It was reported that the revisions to the Landlord Tenant Act went into effect September 15, 2014. Please remind all property managers to review the changes.
There were two regulation projects that went “stale” in the Department of Law. The AREC had to readopt these to move them ahead and will need to be re-noticed and sent out for public comment. Chairman Bates asked the all important question, “Who pays for this?”. At an average cost of $2,400 per regulation project I would hope that this cost goes against the appropriate budget and not added to the cost for license renewal. We already paid for this project and should not be penalized for the lack of follow through of another department.
The investigator who has done such a great job for the AREC is, unfortunately, moving on. Her replacement, Jay Paff, appears to be on the same page as Jennifer was and that is encouraging.
Elections were held and Anita Bates will continue to chair the AREC. With five commission seats expiring in March of 2015 the entire make up of the AREC could change. I witnessed the entire commission changing once many years ago and it was extremely disruptive. Let’s hope for some continuity.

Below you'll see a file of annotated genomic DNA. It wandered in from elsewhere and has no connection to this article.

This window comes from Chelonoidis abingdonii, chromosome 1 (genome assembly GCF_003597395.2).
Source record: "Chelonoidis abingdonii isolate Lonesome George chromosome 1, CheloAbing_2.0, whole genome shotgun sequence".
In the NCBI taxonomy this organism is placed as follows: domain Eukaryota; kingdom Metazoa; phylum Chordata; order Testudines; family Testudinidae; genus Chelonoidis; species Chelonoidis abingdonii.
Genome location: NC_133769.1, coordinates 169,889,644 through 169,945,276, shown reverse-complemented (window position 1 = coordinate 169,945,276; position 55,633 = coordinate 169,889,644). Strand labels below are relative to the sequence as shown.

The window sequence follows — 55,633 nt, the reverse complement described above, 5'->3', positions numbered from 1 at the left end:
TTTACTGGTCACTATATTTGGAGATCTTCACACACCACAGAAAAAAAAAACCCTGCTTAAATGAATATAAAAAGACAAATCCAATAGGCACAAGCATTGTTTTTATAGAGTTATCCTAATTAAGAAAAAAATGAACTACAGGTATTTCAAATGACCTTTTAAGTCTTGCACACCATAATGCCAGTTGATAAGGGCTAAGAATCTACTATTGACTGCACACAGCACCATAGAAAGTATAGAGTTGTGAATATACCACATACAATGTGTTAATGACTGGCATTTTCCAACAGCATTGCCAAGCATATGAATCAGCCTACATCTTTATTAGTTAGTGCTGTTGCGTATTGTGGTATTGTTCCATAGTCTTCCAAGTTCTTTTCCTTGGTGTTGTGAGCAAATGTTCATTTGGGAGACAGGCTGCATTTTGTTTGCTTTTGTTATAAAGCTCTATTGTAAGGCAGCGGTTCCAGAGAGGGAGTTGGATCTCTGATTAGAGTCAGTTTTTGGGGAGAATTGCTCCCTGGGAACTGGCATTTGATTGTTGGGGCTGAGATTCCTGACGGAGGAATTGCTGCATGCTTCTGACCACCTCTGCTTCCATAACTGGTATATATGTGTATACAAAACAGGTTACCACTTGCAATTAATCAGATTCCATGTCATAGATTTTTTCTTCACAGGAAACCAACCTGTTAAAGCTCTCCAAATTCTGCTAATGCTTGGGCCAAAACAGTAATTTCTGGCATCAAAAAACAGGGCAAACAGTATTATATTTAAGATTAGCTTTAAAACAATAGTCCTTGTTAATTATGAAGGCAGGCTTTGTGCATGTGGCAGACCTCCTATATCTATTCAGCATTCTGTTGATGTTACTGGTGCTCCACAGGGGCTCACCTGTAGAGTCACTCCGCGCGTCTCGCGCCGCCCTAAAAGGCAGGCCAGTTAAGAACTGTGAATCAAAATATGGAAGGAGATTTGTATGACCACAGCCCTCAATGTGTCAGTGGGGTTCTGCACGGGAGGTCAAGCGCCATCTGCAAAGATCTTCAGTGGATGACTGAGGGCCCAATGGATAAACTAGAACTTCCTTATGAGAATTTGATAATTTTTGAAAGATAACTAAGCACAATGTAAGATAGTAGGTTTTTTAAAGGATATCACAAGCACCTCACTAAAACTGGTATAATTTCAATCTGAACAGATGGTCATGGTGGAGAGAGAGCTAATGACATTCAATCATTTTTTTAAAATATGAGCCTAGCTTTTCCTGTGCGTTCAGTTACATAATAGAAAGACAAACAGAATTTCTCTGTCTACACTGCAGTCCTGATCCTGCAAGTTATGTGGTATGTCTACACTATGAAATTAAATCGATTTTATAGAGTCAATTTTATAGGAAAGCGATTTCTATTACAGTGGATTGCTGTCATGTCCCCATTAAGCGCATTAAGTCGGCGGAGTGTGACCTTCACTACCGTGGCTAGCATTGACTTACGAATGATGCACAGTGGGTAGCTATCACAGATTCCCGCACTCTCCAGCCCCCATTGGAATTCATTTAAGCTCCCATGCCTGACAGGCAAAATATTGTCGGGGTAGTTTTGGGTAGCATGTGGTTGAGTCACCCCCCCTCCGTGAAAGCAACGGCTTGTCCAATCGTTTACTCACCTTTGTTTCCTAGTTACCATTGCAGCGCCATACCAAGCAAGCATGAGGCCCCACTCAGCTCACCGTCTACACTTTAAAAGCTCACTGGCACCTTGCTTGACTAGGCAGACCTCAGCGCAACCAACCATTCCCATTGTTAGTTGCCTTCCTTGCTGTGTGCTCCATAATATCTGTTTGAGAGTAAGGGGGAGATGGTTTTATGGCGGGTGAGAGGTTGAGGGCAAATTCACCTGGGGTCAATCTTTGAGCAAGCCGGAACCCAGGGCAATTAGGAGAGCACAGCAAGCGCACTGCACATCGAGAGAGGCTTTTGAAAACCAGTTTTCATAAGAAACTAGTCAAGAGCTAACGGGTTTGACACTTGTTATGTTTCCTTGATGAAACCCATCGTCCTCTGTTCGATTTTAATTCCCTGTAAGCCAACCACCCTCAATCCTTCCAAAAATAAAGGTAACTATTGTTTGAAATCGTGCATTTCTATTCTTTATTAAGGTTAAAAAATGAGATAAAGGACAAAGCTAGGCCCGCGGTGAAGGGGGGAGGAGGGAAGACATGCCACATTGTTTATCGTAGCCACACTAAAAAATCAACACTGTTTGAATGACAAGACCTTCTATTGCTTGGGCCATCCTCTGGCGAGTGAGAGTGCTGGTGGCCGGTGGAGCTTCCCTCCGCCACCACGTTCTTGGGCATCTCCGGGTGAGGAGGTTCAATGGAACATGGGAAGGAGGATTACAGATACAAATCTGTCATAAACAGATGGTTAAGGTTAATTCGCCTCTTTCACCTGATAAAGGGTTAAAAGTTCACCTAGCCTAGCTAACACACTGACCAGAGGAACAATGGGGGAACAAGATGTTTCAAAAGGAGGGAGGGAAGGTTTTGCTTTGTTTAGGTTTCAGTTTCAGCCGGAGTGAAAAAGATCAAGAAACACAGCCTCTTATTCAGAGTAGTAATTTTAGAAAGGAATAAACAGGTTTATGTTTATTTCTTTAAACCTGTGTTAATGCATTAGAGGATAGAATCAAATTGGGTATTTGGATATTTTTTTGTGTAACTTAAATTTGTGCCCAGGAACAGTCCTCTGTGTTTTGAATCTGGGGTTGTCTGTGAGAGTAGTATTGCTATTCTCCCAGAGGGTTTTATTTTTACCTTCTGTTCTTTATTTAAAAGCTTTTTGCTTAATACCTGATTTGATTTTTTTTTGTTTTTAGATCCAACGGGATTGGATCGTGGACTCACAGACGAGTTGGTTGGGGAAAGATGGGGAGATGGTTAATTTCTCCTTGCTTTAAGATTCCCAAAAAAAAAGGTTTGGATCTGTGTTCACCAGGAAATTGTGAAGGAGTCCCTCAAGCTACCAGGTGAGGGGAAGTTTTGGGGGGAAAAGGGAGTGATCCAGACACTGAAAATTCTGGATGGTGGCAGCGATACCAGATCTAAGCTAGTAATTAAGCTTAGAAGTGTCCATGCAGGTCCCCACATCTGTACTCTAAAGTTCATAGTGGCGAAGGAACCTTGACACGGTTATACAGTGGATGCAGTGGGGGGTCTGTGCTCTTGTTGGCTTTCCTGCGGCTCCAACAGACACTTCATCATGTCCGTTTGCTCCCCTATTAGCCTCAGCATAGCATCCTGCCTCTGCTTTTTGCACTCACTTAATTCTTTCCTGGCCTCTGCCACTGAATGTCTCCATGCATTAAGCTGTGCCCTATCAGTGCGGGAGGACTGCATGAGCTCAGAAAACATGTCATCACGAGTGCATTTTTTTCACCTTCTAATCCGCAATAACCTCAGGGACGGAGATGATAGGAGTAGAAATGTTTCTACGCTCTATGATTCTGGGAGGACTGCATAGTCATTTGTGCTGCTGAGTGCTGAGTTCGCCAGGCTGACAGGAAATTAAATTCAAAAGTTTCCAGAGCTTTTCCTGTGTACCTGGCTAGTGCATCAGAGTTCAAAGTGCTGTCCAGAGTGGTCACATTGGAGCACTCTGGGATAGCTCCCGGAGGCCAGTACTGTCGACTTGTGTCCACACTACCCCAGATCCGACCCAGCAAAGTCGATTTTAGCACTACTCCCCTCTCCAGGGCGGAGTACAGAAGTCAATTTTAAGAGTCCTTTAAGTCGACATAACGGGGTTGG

The commissioners are discussing whether new regulations are needed to address the team approach that is so prevalent in today’s market. They have not moved any specific language or regulation projects yet, but we can expect to be seeing action on this at the next meeting. One area being looked at deals with advertising. We may see a law that mandates that all signs or other advertising’s most prevalent name be the name of the brokerage as registered with the real estate commission.
One more major, upcoming discussion item deals with a revision to eligibility requirements for a license and additional requirements in order to keep your license. One topic is expanding “barrier crimes” that would keep people from obtaining a license or possibly renewing a license. What would these barrier crimes be; shoplifting, DUI?? This will take close scrutiny and debate if they move forward. The AREC is also discussing adding professional ethics language to licensee requirements, possibly modeling them after the NAR Professional Standards. During the discussion on this, the topic in putting in a “moral turpitude” clause came up. This was heavily debated in years past as how to define moral turpitude and who will determine what it is and isn’t. Will the definition change with every change in the makeup of the AREC? This will also be one topic that needs to be closely monitored by Industry Issues.
It was reported that there are currently 2,430 licensees in the state. The AREC plans to meet again in December in Anchorage. There has also been discussion, once again, about moving the meetings around the state. This was the way it used to be done and it encouraged participation and gave the Commissioners a more balanced look at our industry. Let’s hope that they go back to this policy.